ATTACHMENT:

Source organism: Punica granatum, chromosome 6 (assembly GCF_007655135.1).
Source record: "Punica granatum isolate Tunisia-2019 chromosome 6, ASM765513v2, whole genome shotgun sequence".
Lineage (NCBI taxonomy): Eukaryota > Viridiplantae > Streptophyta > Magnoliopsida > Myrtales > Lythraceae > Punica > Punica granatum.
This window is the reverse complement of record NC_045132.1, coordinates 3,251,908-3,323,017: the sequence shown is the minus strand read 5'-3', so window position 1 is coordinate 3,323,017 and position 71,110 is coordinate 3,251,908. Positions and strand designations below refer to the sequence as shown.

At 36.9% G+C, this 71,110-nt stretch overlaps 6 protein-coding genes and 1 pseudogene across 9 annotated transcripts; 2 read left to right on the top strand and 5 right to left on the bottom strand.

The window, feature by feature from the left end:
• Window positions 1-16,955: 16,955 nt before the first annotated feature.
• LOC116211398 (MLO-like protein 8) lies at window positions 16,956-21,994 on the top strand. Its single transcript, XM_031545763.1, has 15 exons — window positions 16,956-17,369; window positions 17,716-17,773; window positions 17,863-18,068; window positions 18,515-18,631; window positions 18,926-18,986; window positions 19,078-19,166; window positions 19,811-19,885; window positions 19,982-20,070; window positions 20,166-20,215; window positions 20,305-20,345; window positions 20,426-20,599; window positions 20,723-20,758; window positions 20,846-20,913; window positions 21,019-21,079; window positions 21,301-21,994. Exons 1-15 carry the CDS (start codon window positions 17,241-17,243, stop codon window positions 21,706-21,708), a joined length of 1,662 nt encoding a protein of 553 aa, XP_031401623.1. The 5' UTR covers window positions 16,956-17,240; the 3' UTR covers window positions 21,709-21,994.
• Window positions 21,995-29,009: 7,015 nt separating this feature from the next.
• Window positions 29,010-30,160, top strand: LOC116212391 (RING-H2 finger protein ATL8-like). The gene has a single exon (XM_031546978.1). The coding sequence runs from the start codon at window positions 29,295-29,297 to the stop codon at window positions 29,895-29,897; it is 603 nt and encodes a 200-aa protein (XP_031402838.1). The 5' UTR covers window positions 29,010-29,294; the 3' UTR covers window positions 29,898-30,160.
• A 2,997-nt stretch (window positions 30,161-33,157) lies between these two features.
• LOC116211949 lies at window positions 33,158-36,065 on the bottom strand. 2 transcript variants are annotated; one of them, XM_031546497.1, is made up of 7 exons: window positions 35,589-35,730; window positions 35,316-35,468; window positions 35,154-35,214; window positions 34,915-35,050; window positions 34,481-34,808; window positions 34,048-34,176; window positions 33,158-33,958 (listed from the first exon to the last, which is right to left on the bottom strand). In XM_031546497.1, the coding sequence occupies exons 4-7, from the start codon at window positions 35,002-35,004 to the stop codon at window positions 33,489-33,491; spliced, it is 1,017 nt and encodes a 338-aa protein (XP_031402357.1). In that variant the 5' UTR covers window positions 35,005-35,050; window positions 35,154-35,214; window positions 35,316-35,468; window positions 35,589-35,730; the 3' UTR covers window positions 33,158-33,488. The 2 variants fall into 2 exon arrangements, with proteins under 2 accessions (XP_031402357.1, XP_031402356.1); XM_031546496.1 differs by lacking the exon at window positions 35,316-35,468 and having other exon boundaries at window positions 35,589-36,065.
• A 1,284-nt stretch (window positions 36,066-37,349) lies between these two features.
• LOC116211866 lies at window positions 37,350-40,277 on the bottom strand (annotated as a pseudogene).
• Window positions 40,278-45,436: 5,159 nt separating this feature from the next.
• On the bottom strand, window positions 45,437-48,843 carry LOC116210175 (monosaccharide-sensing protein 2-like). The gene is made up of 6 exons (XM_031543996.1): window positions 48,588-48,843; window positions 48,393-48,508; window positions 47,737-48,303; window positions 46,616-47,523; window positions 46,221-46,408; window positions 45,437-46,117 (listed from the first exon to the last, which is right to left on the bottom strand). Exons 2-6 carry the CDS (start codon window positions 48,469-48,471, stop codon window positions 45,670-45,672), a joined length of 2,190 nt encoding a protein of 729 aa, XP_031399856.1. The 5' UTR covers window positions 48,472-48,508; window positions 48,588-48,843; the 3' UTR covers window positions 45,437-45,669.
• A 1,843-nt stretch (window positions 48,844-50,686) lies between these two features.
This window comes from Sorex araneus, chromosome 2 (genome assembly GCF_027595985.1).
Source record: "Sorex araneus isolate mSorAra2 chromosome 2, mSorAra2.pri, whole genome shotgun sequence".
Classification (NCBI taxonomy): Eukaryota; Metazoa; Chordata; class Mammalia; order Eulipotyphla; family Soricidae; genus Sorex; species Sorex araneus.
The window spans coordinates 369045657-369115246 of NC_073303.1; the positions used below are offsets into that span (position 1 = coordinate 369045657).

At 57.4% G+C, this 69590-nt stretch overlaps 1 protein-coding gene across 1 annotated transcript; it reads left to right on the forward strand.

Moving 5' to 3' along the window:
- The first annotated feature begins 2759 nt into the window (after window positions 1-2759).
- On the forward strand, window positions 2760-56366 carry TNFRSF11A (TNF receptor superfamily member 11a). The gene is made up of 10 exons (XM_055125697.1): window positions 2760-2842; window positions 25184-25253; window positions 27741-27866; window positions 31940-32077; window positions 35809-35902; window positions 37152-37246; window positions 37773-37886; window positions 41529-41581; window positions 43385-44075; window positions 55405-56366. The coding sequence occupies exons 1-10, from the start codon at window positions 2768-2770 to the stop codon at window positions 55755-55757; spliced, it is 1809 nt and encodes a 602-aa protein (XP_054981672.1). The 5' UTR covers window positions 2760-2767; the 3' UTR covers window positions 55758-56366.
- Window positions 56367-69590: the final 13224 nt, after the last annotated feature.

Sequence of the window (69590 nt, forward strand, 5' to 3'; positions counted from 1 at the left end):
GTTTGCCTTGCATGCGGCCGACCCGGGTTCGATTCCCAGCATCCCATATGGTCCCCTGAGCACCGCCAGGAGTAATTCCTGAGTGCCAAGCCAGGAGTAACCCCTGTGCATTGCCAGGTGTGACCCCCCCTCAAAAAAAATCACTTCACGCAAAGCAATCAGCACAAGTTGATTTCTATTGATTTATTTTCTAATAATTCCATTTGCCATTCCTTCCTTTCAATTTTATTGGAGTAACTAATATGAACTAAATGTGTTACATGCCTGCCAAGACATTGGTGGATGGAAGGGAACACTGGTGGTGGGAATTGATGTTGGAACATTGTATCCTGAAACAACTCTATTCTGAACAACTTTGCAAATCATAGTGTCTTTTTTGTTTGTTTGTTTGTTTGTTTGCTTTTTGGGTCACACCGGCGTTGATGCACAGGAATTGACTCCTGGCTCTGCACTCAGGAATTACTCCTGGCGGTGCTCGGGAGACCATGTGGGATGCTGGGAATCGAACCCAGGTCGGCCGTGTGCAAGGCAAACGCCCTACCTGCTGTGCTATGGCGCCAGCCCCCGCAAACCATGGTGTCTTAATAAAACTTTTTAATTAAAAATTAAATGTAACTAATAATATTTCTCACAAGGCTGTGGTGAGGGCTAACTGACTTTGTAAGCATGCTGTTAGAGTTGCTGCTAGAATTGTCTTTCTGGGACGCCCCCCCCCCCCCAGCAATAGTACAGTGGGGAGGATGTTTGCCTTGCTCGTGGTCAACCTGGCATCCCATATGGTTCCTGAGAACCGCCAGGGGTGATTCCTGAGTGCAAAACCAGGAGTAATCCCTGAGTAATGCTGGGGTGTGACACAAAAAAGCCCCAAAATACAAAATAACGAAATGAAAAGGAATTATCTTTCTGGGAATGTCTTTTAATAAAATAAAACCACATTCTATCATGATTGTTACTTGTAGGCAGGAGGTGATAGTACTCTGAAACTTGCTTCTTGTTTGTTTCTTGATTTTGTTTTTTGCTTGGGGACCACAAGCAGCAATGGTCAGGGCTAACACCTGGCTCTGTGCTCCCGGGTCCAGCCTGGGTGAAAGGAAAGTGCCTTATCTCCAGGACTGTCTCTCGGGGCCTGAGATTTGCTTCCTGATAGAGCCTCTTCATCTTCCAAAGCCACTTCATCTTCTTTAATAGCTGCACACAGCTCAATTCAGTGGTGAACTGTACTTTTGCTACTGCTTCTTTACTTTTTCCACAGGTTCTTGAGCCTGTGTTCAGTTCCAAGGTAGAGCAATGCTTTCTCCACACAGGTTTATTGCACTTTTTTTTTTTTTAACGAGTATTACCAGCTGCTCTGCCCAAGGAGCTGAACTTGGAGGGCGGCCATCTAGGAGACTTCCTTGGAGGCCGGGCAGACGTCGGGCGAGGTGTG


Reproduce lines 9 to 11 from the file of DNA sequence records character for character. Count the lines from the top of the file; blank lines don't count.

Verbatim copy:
• Window positions 21,995-29,009: 7,015 nt separating this feature from the next.
• Window positions 29,010-30,160, top strand: LOC116212391 (RING-H2 finger protein ATL8-like). The gene has a single exon (XM_031546978.1). The coding sequence runs from the start codon at window positions 29,295-29,297 to the stop codon at window positions 29,895-29,897; it is 603 nt and encodes a 200-aa protein (XP_031402838.1). The 5' UTR covers window positions 29,010-29,294; the 3' UTR covers window positions 29,898-30,160.
• A 2,997-nt stretch (window positions 30,161-33,157) lies between these two features.